A peace jirga — which aims to bring together 1,500 Afghan policymakers, community leaders and elders to end the Taliban insurgency — will begin on June 2 in Kabul. The jirga will determine a reconciliation process for members of the Taliban “who are not part of al-Qaeda or any other terrorist network, who denounce violence and who will return to normal life respecting the Afghan constitution.” President Karzai asserts that this historic forum will enable Afghans to chart a way forward. At a recent meeting at the United States Institute of Peace, Karzai sought to allay fears that negotiations with the Taliban would turn Afghanistan away from its commitment to human rights. Karzai distinguished rank-and-file militants from their leadership, asserting that low-level Taliban sympathizers are “countryside boys” who are not enemies of the U.S. Although the peace jirga is slated to include at least 20 percent women, Afghan elders and community leaders have demonstrated reluctance. Many observers fear that the Afghan government, desperate for an agreement with the Taliban, will compromise on the issue of women’s rights and women will be a pawn in the negotiations. Secretary of State Hillary Clinton has asserted that it is “essential that women’s rights and women’s opportunities are not sacrificed or trampled on in the reconciliation process.” Afghan women’s rights activists assert that “the US should not support any project, with any amount, where women are not strongly present.”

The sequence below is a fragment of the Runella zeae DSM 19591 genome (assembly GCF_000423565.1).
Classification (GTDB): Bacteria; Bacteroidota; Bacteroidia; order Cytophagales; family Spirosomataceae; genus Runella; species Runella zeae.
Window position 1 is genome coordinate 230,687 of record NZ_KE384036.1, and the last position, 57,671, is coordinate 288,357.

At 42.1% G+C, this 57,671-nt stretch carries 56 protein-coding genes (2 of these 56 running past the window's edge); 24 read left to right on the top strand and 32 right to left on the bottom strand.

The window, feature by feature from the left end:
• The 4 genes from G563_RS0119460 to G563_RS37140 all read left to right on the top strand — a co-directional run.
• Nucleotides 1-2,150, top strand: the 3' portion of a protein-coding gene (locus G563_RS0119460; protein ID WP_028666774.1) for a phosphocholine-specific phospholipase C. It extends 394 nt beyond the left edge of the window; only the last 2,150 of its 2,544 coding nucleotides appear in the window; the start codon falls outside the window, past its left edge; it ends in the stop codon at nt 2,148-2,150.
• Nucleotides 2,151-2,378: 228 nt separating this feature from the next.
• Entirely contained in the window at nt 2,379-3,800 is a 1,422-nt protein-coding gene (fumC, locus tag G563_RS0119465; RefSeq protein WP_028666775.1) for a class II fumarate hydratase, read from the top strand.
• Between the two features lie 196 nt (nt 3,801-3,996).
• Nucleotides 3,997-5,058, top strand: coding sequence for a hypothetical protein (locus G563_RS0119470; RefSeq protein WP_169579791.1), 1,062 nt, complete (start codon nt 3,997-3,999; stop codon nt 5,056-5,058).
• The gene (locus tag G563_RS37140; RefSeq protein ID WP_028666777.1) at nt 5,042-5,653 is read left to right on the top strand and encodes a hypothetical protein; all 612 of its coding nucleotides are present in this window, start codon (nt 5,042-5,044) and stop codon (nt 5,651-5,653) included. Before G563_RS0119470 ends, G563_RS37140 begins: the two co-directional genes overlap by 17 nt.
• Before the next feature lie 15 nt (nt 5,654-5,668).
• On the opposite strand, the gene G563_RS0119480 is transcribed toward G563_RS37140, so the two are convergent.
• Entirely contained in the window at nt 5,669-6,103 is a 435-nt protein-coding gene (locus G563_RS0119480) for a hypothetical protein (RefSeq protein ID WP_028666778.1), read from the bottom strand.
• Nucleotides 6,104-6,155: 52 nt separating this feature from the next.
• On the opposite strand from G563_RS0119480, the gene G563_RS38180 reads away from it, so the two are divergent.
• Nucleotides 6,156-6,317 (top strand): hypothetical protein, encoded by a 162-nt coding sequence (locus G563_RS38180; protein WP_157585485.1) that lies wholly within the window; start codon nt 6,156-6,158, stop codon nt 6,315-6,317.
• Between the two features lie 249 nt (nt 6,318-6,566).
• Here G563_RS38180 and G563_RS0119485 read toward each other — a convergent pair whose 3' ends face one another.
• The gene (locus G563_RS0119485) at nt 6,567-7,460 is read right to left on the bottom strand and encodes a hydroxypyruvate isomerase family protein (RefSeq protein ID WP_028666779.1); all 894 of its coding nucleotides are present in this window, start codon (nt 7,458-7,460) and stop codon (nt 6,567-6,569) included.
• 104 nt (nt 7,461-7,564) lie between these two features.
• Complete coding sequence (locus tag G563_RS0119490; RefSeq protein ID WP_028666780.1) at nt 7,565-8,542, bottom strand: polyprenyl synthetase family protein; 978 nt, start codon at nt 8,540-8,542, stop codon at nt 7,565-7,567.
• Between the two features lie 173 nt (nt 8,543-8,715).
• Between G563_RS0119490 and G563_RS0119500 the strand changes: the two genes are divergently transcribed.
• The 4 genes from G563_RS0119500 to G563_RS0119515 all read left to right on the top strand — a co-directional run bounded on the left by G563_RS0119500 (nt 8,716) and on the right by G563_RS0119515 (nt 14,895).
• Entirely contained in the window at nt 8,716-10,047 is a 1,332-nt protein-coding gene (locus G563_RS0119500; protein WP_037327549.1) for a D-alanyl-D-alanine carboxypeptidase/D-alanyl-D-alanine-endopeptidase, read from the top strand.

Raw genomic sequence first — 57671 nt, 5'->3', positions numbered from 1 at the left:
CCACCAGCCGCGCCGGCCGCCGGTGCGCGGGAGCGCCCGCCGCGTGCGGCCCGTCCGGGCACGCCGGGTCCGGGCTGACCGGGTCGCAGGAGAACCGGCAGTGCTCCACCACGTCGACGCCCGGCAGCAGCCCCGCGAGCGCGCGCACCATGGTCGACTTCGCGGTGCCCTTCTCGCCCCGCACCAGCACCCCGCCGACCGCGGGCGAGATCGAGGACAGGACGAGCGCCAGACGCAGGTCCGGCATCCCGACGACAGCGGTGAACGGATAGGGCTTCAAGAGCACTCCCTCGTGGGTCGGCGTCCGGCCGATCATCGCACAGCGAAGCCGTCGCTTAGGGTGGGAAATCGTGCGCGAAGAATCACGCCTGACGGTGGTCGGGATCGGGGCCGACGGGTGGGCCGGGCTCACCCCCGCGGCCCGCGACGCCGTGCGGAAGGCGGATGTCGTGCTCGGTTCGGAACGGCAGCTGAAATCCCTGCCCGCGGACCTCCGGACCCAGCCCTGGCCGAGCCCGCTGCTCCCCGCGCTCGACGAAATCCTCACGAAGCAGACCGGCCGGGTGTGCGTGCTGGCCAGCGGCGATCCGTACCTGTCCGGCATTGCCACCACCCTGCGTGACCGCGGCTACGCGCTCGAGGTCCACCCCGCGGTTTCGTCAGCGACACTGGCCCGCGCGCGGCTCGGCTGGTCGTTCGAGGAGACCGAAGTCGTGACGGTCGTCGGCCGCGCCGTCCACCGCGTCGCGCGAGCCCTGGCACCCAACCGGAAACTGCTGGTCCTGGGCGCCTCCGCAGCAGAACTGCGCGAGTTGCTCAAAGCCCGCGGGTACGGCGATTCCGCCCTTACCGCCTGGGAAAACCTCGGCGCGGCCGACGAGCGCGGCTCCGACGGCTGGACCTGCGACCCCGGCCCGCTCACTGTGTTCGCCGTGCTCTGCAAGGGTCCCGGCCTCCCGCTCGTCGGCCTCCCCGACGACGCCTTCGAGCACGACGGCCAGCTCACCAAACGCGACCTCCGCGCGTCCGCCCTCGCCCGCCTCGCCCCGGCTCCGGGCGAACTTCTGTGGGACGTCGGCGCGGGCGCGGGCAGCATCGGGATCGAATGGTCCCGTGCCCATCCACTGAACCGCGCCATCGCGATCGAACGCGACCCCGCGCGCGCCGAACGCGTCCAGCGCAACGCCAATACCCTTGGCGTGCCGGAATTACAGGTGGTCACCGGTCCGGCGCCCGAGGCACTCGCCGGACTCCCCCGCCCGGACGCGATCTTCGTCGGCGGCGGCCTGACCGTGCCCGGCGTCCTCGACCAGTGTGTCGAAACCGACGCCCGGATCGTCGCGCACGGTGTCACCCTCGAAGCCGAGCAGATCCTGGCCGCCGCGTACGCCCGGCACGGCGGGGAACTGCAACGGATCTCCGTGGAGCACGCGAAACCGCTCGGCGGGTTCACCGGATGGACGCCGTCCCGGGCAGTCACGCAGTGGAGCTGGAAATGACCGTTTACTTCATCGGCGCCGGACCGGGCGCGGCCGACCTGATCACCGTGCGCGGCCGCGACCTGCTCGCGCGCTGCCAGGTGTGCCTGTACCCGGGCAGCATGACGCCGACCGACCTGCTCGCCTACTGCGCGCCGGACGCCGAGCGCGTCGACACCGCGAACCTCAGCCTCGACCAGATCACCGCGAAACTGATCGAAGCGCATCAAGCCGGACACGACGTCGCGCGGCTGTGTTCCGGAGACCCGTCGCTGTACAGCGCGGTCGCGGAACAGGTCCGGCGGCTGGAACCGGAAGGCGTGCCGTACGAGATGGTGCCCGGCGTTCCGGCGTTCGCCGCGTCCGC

Archive for May, 2010
It began four weeks ago. Thousands of students at campuses across Puerto Rico began a strike to demand their right to quality public education. After the University of Puerto Rico (UPR) instituted $100 million in budget cuts, and in part inspired by other student movements in California earlier this spring, students began occupying their campuses. Sustained by food and water tossed over fences by family, and encouraged by faith leaders and unions across the country, it appears that these students will remain committed into month two until the university agrees to come to the table. University professors and workers have declared their support for the student strike and are strongly urging the UPR administration to begin negotiations. Professor and dramatist Roberto Ramos-Perea has sent an appeal to the international community outlining the reasons for the strike and documenting the human rights abuses that are being committed in response to the strike, such as the refusal of light, water, and food to the students. Thus far, the university has refused negotiations and has only responded with the deployment of riot police. Curiously, coverage of this historic strike by Puerto Rican students has been virtually non-existent among U.S. media sources. Democracy Now, however, is one exception.